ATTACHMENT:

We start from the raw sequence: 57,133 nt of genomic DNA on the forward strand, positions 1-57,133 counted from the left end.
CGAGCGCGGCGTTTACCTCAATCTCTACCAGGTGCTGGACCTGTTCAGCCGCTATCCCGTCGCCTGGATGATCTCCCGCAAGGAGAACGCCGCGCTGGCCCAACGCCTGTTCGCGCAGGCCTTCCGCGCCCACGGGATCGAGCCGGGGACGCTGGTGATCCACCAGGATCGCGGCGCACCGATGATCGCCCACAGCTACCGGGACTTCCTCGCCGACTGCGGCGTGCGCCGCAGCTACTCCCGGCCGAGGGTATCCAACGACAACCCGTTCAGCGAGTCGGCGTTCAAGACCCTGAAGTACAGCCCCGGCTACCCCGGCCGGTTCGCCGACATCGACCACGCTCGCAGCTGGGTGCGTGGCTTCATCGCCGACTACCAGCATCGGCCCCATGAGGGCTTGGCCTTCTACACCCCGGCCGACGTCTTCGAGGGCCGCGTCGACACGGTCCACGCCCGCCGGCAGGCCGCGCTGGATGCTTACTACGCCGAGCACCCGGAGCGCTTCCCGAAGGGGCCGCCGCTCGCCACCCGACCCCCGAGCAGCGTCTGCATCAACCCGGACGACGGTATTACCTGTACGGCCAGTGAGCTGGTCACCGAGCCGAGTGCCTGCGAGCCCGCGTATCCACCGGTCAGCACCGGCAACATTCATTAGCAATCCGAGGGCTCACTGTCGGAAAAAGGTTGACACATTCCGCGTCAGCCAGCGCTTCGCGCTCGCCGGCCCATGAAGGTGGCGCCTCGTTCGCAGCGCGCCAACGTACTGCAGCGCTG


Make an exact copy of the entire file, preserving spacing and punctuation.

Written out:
We start from the raw sequence: 57,133 nt of genomic DNA on the forward strand, positions 1-57,133 counted from the left end.
CGAGCGCGGCGTTTACCTCAATCTCTACCAGGTGCTGGACCTGTTCAGCCGCTATCCCGTCGCCTGGATGATCTCCCGCAAGGAGAACGCCGCGCTGGCCCAACGCCTGTTCGCGCAGGCCTTCCGCGCCCACGGGATCGAGCCGGGGACGCTGGTGATCCACCAGGATCGCGGCGCACCGATGATCGCCCACAGCTACCGGGACTTCCTCGCCGACTGCGGCGTGCGCCGCAGCTACTCCCGGCCGAGGGTATCCAACGACAACCCGTTCAGCGAGTCGGCGTTCAAGACCCTGAAGTACAGCCCCGGCTACCCCGGCCGGTTCGCCGACATCGACCACGCTCGCAGCTGGGTGCGTGGCTTCATCGCCGACTACCAGCATCGGCCCCATGAGGGCTTGGCCTTCTACACCCCGGCCGACGTCTTCGAGGGCCGCGTCGACACGGTCCACGCCCGCCGGCAGGCCGCGCTGGATGCTTACTACGCCGAGCACCCGGAGCGCTTCCCGAAGGGGCCGCCGCTCGCCACCCGACCCCCGAGCAGCGTCTGCATCAACCCGGACGACGGTATTACCTGTACGGCCAGTGAGCTGGTCACCGAGCCGAGTGCCTGCGAGCCCGCGTATCCACCGGTCAGCACCGGCAACATTCATTAGCAATCCGAGGGCTCACTGTCGGAAAAAGGTTGACACATTCCGCGTCAGCCAGCGCTTCGCGCTCGCCGGCCCATGAAGGTGGCGCCTCGTTCGCAGCGCGCCAACGTACTGCAGCGCTG